In an announcement yesterday, Seattle City Council shared news that work on a land use proposal to encourage development of detached accessory dwelling units (DADUs) was moving forward. As part of that, the City Council is beginning the process of scoping environmental issues for an Environmental Impact Statement (EIS) on DADU legislation. DADUs are more commonly known as “backyard cottages” or “mother-in-law apartments” and serve as a small secondary residence on a lot.
The DADU issue has been swirling around Seattle for several years now. Councilmember Mike O’Brien first proposed a review of DADU regulatory policy in 2014. The City then went through a process of soliciting freedback and evaluating regulations that could be changed to encourage more of them. Nine key policy changes were proposed, such as removing off-street parking requirements, adjusting owner-occupancy requirements, and increasing maximum rear yard coverage and DADU height limit requirements. Regulatory changes were projected to boost DADU production significantly and add up to 4,000 units over twenty years. Less than 300 have been permitted since they were added as an option under Land Use Code in 2010.
However, last December the City Hearing Examiner ruled that the legislation needed to undergo full environmental review, including an EIS, after finding that the SEPA (State Environmental Policy Act) Checklist failed to adequately satisfy consideration and analysis of all relevant environmental issues. One of those issues specifically identified by the Hearing Examiner was impacts to parking. Leading the appeal against the SEPA Determination of Nonsignficance was the Queen Anne Community Council.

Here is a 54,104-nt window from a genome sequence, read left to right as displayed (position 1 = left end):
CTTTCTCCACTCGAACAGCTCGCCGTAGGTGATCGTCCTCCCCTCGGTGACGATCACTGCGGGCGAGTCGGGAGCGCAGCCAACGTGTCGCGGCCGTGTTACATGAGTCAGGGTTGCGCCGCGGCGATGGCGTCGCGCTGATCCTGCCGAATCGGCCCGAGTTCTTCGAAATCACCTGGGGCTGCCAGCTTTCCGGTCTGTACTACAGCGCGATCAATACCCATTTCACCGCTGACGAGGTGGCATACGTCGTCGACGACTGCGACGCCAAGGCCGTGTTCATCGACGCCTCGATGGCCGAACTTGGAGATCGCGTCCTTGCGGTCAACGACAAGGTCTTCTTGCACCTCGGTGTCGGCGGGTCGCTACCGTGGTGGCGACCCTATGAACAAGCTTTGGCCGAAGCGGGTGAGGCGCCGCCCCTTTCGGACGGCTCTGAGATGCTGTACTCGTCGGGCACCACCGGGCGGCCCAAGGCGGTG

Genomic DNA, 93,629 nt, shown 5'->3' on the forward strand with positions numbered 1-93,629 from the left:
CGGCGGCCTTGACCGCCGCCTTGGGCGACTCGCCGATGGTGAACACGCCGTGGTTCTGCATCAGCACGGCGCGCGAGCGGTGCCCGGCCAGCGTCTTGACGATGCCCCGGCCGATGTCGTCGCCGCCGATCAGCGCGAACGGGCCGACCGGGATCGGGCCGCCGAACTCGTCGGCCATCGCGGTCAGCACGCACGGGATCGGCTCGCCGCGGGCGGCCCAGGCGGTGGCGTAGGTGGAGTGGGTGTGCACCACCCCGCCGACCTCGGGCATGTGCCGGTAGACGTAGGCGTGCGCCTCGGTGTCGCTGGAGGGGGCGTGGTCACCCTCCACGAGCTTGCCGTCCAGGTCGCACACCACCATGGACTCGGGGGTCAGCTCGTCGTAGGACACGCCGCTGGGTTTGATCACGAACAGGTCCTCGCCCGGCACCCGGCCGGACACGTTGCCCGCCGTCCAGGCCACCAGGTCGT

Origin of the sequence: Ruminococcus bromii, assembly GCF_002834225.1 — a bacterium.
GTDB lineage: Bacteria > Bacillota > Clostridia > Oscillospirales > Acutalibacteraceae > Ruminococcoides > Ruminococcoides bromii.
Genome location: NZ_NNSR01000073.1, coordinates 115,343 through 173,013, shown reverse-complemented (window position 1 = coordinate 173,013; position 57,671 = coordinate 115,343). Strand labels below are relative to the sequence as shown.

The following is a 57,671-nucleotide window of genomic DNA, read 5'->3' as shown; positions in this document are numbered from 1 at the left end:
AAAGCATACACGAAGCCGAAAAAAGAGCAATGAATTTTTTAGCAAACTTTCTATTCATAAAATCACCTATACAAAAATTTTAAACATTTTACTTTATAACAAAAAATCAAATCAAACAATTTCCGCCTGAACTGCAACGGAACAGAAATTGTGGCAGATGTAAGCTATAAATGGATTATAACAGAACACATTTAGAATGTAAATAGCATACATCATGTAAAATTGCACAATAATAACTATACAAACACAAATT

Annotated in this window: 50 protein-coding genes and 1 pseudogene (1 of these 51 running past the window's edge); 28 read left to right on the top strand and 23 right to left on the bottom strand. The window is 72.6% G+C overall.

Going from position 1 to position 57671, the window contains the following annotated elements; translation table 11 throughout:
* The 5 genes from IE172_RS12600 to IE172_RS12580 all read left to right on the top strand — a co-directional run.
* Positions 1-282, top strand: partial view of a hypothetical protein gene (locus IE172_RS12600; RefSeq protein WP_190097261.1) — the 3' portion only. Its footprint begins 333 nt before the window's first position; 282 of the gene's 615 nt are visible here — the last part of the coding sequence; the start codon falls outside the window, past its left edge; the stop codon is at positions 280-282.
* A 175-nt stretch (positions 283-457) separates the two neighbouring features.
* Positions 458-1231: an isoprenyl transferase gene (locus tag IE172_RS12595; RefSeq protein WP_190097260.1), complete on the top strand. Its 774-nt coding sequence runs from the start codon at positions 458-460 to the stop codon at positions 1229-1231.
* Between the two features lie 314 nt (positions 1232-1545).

For now, the project is in the scoping phase allowing the general public to provide feedback on environmental issues that should be considered before conducting detailed environmental analysis and considering alternatives and possible mitigation measures. The comment period runs through Wednesday, November 1st. Two open houses for scoping comments will be held in October: one in West Seattle (Tuesday, October 17th) and another in Fremont (Thursday, October 26th). Comments can also be sent online to the planning team. A final EIS is anticipated to be completed in Summer 2018 meaning that legislation could follow thereafter for consideration and adoption.
Stephen is a professional urban planner in Puget Sound with a passion for sustainable, livable, and diverse cities. He is especially interested in how policies, regulations, and programs can promote positive outcomes for communities. With stints in great cities like Bellingham and Cork, Stephen currently lives in Seattle. He primarily covers land use and transportation issues and has been with The Urbanist since 2014.